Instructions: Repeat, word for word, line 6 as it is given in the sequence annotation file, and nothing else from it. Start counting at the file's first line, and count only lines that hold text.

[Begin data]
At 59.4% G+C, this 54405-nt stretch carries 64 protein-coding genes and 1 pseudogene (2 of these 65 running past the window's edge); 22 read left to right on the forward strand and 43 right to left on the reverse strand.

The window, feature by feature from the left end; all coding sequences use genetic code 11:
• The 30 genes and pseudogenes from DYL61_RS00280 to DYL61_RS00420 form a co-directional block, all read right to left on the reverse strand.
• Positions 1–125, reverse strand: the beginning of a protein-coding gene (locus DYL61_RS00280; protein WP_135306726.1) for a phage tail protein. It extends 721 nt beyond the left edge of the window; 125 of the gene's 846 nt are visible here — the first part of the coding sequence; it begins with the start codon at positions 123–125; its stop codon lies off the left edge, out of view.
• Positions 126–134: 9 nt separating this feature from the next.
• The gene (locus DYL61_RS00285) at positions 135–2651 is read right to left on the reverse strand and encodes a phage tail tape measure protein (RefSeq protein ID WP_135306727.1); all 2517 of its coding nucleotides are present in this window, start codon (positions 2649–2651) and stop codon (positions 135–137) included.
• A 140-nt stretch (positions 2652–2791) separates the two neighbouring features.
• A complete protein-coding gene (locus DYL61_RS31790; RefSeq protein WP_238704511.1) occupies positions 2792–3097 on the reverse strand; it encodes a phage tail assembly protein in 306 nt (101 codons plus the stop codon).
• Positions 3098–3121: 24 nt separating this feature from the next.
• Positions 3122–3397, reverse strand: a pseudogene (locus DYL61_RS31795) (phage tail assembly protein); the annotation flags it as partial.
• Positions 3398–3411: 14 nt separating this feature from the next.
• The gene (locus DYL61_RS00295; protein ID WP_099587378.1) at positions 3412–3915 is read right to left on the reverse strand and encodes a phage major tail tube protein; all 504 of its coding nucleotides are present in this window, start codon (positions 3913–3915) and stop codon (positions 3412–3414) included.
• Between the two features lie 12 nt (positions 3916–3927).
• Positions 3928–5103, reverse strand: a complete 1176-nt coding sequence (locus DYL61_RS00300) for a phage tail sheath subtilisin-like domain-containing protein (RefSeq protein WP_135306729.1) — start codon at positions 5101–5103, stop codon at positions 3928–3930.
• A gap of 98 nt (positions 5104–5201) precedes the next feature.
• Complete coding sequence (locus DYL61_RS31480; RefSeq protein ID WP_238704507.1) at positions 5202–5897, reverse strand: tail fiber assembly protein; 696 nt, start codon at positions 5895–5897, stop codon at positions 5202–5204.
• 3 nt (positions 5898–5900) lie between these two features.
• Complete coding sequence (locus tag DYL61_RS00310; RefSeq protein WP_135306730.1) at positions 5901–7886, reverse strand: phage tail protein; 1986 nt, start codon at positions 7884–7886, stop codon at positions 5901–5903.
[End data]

• The gene (locus DYL61_RS00285) at positions 135–2651 is read right to left on the reverse strand and encodes a phage tail tape measure protein (RefSeq protein ID WP_135306727.1); all 2517 of its coding nucleotides are present in this window, start codon (positions 2649–2651) and stop codon (positions 135–137) included.